Critical for Improved Driving Safety
Crucial for steering, stopping and stability, stocks and struts are one of the most important safety features of your vehicle. Like many parts, shocks and struts can wear out gradually during the course of normal operation. Most people realize shock absorber or strut failures can negatively impact comfort, but many don’t realize that they can also compromise your vehicle’s steering, handling and braking. Inspecting these safety-critical ride control parts on a regular basis helps keep you in control of your vehicle, and your passengers safer.
50,000 Mile/80,000 Kilometer Recommendation
Experts recommend having your vehicle’s shocks and struts inspected every 50,000 miles/80,000 kilometers. It's relatively easy to determine when tires, brakes and windshield wipers are worn out; shocks and struts, on the other hand, aren’t as simple to inspect, in spite of the fact that these safety-critical components are highly susceptible to everyday wear and tear.
Shocks and struts should be inspected by your local service provider every 50,000 miles/80,000 kilometers or every time your vehicle is brought in for tire, brake or alignment services.
Why 50,000 Miles?
Testing has shown that original equipment gas-charged shocks and struts degrade measurably by 50,000 miles. Damage to shocks and struts may not be visible – that’s why 50,000 miles is the key number. Having these parts inspected and replaced if needed ensures that your vehicle is in top operating condition.
What does your odometer read? Is it time for you to get your shocks/struts inspected? If it’s time, make an appointment with your local service provider for a Safety Triangle Inspection of your suspension system.
Factors That Cause Shocks & Struts to Wear
While ride components wear out due to everyday driving, there are other factors that can come into play. Your driving habits and the environment you drive in can have a big effect on the lifespan of your shocks and struts.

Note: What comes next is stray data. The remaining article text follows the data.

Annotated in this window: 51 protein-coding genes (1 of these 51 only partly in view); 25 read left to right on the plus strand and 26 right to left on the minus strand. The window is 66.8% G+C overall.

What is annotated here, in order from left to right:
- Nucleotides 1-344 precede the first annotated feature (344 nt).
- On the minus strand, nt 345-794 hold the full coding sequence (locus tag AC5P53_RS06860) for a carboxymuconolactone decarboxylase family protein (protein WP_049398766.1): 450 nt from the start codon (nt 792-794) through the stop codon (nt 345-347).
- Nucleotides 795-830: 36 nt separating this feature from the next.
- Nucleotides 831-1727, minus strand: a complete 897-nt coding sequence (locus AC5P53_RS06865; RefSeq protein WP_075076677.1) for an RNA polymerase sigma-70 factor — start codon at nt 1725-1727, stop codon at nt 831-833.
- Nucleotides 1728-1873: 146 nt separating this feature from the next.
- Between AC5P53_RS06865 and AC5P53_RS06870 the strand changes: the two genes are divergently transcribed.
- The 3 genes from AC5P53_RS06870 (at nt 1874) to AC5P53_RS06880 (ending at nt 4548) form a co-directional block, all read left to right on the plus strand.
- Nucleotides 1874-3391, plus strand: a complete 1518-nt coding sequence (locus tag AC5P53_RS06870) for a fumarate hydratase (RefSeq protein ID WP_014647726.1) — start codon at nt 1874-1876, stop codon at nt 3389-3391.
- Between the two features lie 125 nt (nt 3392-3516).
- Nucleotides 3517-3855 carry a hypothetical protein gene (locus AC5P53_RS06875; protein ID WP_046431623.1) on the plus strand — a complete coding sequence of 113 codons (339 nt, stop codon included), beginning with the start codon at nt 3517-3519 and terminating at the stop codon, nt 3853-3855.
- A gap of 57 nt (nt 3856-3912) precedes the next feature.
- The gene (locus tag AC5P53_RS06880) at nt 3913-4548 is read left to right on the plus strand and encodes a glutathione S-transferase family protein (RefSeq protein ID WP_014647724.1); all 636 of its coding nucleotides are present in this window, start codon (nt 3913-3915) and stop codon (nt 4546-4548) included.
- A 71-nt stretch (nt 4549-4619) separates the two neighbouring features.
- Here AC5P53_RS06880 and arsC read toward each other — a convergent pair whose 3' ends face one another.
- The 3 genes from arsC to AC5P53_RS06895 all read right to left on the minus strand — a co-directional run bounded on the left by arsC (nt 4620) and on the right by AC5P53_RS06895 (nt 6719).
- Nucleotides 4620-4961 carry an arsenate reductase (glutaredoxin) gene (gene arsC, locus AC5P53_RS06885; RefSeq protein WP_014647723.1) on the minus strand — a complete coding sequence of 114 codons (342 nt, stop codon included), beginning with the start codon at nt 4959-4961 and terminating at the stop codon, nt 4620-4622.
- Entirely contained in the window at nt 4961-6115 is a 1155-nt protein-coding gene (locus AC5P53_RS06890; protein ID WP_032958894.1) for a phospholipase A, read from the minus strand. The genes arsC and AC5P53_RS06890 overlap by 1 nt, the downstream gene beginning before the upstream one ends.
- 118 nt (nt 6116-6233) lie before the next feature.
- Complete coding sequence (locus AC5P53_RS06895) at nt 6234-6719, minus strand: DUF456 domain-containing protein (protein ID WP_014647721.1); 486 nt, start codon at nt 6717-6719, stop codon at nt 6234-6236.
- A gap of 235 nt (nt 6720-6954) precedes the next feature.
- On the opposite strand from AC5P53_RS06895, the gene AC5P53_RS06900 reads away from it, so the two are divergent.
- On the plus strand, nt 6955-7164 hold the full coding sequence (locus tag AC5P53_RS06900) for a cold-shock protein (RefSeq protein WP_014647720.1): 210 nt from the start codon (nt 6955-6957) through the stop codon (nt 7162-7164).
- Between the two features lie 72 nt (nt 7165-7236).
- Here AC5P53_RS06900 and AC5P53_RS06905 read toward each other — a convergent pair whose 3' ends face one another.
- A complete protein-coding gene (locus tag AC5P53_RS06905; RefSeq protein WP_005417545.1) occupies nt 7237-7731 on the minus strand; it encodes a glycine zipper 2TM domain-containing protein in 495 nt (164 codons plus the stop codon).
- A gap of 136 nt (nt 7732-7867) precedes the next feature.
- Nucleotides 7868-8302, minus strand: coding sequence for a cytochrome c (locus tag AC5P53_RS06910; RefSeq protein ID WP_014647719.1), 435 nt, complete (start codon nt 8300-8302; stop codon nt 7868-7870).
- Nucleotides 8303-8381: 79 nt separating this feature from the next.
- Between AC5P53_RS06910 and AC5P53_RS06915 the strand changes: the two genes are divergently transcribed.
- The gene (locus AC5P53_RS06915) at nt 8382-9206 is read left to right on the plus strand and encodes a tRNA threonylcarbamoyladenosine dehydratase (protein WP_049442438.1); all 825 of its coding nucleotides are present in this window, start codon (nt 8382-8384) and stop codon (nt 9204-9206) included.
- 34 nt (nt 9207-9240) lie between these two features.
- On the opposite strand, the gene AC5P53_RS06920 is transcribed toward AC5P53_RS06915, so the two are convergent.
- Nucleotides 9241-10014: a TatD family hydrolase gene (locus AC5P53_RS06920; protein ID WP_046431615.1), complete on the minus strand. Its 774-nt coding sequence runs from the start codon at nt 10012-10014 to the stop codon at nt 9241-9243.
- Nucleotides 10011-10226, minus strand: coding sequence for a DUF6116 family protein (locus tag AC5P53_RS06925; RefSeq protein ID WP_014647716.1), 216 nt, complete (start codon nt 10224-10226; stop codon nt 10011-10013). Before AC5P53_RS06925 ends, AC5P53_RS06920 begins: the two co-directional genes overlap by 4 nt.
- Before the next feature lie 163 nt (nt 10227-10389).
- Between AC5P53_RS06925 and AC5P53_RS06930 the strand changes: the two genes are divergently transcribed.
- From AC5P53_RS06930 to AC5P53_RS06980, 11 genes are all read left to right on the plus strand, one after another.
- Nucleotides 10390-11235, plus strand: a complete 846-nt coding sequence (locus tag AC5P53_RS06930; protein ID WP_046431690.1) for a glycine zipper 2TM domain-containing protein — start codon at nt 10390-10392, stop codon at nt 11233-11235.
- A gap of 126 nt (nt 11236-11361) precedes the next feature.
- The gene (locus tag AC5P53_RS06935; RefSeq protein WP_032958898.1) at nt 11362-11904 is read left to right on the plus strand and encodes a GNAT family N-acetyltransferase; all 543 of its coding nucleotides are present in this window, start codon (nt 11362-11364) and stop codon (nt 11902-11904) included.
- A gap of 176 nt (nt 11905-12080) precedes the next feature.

For example, a driver in northern climates may need to replace their shocks and struts sooner due to potholes created by freeze/thaw cycles and exposure to road salt. Or if you routinely tow heavy loads, this can cause your shocks and struts to wear faster. Examine your driving habits and the conditions you drive in – you may need to have your shocks and struts inspected more frequently.
- Shocks and struts may not show any visible signs of wear, but internal components may be past their useful life which could affect your steering, stopping and stability.
- Typical shocks and struts “stroke” an average of 1,750 cycles per mile – that’s 21 million cycles per 12,000 miles/19,300 kilometers.
- Shocks and struts are susceptible to additional wear caused by heavy use and severe road/environmental conditions.
- Ride control components interact with – and depend on – other key steering and suspension parts. Failure of any these other parts can affect your shocks and struts.
The content contained in this article is for informational purposes only and should not be used in lieu of seeking professional advice from a certified technician or mechanic. We encourage you to consult with a certified technician or mechanic if you have specific questions or concerns relating to any of the topics covered herein. Under no circumstances will we be liable for any loss or damage caused by your reliance on any content.